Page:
“When Jesus heard that they had thrown the man out, He found him and asked, “Do you believe in the Son of Man?”
“Who is He, Sir, that I may believe in Him?” he asked.
Jesus answered, “You have seen Him; in fact, He is the One speaking with you.”
“I believe, Lord!” he said, and he worshiped Him.” (John 9:35–38 HCSB)
We have here straight from Jesus’ mouth, the fundamental question of life. The question is not, “who will I marry?” or “what must I do with my life?” or “what is my great purpose in life?” No. The fundamental question of life is this: “Do you believe in the Son of Man?” Jesus seeks out the ex-blind, ex-beggar to ask him that very question just because it was the most important question that he could ask the man.
In the book of John the term “believe in” is used again and again by John to refer to those who have come to believe in/put their faith in/trust in Jesus as I have pointed out before.
What is interesting about this particular incident is that it is Jesus who asks whether or not the ex-blind, ex-beggar believes in “the Son of Man.” John understands the importance of men “believing in” Christ, just because he personally saw that it was important in Jesus’ estimation. Nothing was more important than the question Jesus asks here. Nothing.
“Who is He, Sir, that I may believe in him?” the man responds.
Jesus answers: I am the Son of Man [my paraphrase].
Then notice the response of the ex-blind, ex-beggar. He doesn’t say: “Wow, that is a most interesting fact!” or “boy, you sure caught me by surprise on that one” or “say what?”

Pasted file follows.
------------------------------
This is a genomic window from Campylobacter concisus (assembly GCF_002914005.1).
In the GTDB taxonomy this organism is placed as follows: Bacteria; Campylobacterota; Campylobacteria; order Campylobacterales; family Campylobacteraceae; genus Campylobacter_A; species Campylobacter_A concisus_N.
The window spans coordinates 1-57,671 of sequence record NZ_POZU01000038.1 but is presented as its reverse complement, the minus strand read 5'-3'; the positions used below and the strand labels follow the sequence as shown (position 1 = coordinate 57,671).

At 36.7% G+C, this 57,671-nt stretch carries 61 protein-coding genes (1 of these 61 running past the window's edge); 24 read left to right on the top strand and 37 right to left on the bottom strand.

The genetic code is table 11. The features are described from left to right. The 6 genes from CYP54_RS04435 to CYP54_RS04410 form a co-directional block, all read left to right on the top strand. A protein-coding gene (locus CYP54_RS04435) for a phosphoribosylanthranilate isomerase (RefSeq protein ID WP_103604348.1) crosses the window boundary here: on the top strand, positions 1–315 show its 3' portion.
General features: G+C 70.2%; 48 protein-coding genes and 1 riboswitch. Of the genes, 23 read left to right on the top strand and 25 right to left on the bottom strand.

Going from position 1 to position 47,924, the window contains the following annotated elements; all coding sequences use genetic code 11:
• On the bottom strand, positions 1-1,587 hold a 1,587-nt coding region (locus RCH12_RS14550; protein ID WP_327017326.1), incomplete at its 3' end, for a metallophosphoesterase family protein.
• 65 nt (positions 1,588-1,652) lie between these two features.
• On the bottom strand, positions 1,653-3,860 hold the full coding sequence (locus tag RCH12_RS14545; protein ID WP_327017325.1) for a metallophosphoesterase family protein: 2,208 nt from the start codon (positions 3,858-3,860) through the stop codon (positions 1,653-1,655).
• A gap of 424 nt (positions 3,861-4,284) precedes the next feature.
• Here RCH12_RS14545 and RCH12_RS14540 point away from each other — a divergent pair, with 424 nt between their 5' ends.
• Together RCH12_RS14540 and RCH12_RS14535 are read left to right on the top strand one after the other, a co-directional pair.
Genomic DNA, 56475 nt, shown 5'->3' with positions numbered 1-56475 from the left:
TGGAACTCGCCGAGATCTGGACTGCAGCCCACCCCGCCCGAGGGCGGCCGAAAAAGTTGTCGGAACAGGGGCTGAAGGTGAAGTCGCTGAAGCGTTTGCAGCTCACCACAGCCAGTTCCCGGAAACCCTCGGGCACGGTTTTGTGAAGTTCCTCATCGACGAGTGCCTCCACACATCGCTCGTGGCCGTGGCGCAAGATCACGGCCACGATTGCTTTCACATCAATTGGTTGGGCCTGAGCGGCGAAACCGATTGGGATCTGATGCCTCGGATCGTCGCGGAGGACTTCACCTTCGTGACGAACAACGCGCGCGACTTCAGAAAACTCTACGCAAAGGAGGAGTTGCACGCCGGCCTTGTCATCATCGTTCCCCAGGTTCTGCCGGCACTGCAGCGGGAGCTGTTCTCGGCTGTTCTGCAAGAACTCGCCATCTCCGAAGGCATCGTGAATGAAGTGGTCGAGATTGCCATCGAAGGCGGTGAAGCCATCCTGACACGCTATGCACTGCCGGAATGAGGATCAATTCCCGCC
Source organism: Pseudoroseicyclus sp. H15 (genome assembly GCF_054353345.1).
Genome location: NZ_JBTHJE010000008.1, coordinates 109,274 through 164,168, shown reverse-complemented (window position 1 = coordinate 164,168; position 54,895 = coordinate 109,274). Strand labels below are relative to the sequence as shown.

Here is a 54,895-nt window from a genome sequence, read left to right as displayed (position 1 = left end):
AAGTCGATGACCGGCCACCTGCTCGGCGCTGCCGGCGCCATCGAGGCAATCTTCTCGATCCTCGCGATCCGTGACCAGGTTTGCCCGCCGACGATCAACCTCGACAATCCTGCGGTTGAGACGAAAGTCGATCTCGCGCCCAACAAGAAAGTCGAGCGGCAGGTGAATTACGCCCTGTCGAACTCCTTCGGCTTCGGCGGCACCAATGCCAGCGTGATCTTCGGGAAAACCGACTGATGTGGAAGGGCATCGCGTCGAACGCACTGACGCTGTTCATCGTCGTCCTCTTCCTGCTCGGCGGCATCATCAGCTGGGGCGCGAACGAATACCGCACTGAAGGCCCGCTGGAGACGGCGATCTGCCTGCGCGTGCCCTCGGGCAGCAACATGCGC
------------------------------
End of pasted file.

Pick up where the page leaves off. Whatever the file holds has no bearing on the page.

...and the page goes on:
He does something. He worships. He understands in that instant that the guy who made him see, who rubbed mud into his eyes and told him “Go, wash in the pool of Siloam.” That guy is the Son of Man. That guy deserves to be worshiped just because he is the Son of Man.
Then notice this. Jesus doesn’t tear his clothes and tell the man not to worship him, he doesn’t try to raise him up off of his knees [that is the meaning of the word “worship”], Jesus accepts his worship as if it is the most natural thing in the world for men to worship him.
Whatever else you may think about Jesus, he was not a normal person. Normal people don’t accept worship. He might have been crazy. He might have been a liar. He might have been who he said he was. Those are the choices.
So the fundamental question of life, dear reader—and yes, that means you—is “do you believe in the Son of Man?” If you do, your reaction will be much the same as the ex-blind, ex-beggar.